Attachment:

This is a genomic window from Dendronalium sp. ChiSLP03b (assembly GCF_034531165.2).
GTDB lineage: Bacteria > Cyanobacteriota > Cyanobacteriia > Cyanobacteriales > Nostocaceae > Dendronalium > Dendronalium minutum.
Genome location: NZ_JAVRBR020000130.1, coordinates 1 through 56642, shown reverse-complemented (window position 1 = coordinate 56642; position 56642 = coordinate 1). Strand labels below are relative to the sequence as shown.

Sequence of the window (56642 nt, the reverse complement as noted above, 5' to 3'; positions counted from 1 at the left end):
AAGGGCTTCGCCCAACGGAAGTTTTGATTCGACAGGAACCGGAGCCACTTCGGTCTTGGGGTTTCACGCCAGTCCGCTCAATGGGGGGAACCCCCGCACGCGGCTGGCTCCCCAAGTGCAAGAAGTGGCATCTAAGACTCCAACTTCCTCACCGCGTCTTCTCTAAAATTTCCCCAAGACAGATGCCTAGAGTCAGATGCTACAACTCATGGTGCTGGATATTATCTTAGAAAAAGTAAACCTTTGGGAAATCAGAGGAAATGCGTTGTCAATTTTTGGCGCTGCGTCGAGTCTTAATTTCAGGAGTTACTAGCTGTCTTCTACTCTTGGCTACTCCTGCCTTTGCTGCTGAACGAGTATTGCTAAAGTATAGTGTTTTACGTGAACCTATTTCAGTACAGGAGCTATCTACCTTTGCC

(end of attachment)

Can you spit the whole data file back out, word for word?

This is a genomic window from Dendronalium sp. ChiSLP03b (assembly GCF_034531165.2).
GTDB lineage: Bacteria > Cyanobacteriota > Cyanobacteriia > Cyanobacteriales > Nostocaceae > Dendronalium > Dendronalium minutum.
Genome location: NZ_JAVRBR020000130.1, coordinates 1 through 56642, shown reverse-complemented (window position 1 = coordinate 56642; position 56642 = coordinate 1). Strand labels below are relative to the sequence as shown.

Sequence of the window (56642 nt, the reverse complement as noted above, 5' to 3'; positions counted from 1 at the left end):
AAGGGCTTCGCCCAACGGAAGTTTTGATTCGACAGGAACCGGAGCCACTTCGGTCTTGGGGTTTCACGCCAGTCCGCTCAATGGGGGGAACCCCCGCACGCGGCTGGCTCCCCAAGTGCAAGAAGTGGCATCTAAGACTCCAACTTCCTCACCGCGTCTTCTCTAAAATTTCCCCAAGACAGATGCCTAGAGTCAGATGCTACAACTCATGGTGCTGGATATTATCTTAGAAAAAGTAAACCTTTGGGAAATCAGAGGAAATGCGTTGTCAATTTTTGGCGCTGCGTCGAGTCTTAATTTCAGGAGTTACTAGCTGTCTTCTACTCTTGGCTACTCCTGCCTTTGCTGCTGAACGAGTATTGCTAAAGTATAGTGTTTTACGTGAACCTATTTCAGTACAGGAGCTATCTACCTTTGCC